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Joystick Port Power Glove

Here's something useful to do with those old Nintentdo PowerGloves collecting dust in the closet! I will present to you how you can use parts of the

Mattel/Nintendo Power Glove to make your own input devices.

Step 1. Remove the flexible resistor strips from the powerglove's fingers. To do this, you must peel the black "glove" from the grey plastic part, as shown:

Note: If you choose, you may remove the rest of the electronics on the glove and use it as it is. I chose to remove the strips and sew them onto a glove that fit my

hand better.

Step 2. Cut along the clear plastic tubes surrounding the brown flexible sensor strips, to free the strips from the grey plastic. De-solder or cut the wires connecting

the sensors to the glove.

sensor strip

Step 3. Sew the sensors onto a glove that fits your hand. Notice that the sensors bend one direction better than the other. Keep this in mind when placing them on

your glove (or whatever else you build). I used this soccer glove because it had fabric pieces sewn over the fingers. I simply cut the stitches and put the sensors

under the fabric. I later found it necessary to sew one end of the sensor to the glove to hold it in place.

The maximum resistance value of the sensors I used was 150K ohms. I connected my glove to my pc through the joystick port, using positions 0 and 1. I later

added a 19K ohm resistor in parallel with each sensor to increase the sensitivity for the pc joystick port. I have included the pin diagram of a typical pc joystick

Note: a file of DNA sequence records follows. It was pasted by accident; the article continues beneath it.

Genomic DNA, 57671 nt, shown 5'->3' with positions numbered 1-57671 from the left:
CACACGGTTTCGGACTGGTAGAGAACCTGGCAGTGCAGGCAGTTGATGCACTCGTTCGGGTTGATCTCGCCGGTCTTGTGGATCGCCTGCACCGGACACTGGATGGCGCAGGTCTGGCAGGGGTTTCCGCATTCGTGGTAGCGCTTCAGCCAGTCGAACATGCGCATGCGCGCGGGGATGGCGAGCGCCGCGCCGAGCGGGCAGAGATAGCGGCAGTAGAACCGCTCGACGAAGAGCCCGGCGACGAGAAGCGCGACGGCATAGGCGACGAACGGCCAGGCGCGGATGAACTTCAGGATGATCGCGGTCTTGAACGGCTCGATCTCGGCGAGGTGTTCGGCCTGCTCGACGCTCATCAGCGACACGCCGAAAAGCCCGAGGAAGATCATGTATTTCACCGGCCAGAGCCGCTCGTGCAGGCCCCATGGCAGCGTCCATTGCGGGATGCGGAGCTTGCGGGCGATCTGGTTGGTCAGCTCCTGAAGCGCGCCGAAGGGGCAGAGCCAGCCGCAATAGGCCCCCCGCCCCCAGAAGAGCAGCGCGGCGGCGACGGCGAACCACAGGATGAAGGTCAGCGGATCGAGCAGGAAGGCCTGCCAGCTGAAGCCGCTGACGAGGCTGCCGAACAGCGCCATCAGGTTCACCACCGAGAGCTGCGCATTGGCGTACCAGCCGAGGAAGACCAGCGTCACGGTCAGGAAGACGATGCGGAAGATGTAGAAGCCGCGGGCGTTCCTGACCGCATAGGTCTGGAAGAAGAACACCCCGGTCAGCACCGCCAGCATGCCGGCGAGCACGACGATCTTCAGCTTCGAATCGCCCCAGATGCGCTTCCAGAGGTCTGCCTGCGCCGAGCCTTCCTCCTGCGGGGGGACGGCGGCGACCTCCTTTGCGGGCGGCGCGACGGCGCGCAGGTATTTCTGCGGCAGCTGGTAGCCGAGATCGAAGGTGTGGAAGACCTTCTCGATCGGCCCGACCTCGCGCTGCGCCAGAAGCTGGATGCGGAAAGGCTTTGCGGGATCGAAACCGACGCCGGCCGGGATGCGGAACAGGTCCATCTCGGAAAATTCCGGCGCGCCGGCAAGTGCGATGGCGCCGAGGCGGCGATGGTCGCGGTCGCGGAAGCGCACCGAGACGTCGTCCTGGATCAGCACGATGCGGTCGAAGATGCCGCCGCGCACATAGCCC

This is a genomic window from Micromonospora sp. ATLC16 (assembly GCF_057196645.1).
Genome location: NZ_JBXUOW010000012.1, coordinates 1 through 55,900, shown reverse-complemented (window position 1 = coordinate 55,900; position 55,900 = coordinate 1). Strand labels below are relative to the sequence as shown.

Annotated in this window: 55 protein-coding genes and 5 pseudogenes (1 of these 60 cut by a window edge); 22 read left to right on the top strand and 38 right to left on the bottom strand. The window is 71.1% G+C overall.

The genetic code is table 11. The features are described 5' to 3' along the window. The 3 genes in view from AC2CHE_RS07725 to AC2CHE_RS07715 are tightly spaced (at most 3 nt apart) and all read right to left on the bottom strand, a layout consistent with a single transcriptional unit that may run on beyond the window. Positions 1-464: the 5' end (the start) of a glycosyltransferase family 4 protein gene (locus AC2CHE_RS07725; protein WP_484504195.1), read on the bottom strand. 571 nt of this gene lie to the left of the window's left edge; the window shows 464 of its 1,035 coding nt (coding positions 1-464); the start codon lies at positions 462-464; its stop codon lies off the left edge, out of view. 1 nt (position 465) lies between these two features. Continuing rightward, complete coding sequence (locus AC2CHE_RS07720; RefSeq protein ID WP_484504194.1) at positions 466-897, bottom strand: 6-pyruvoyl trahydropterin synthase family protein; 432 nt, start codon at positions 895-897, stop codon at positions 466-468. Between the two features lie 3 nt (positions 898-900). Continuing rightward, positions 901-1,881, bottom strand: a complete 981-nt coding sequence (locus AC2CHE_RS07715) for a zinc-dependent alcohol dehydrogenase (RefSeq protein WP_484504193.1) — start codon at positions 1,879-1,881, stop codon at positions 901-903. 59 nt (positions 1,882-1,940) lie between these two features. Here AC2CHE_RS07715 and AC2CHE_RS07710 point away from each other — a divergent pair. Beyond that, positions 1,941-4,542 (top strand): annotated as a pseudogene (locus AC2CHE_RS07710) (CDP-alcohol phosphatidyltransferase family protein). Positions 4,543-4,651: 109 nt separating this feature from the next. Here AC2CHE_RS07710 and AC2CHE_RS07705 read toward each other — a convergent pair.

port. Table was referenced from The Pocket Ref, compiled by Thomas J. Glover, published by Sequoia Publishing, Inc. You connect one pole of the resistor strip

to +5 volts and the other pole to one of the coordinate positions on the joystick port.




+5 volts (from computer)


Button 1 input


Position 0, X - Coordinate






Position 1, Y - Coordinate


Button 2 input


+5 volts


+5 volts


Button 3 input


Position 2, X - Coordinate




Position 3, Y - Coordinate


Button 4 input


+5 volts


Do not attempt to plug anything you build into you computer unless you are ABSOLUTELY certain you know what you are doing. You can cause permanent

damage to your hardware!

The Visual Basic program and joystick driver I used to test my glove is available for ftp.

This program runs out of windows. To use it you must install the joystick driver included in the .zip. I have included the source code and make file for the program

so you can see how it works, if you have VB.

The program is simple to use. Run it, make the gesture you want to recall, press the corresponding button, and watch the recall window for results. The text on the

button will change from red to green when a gesture is stored. Adjust the fuzz factor to increase or decrease sensitivity (between 2500 and 8000 is usually good).

Position values are also displayed for the finger and thumb.

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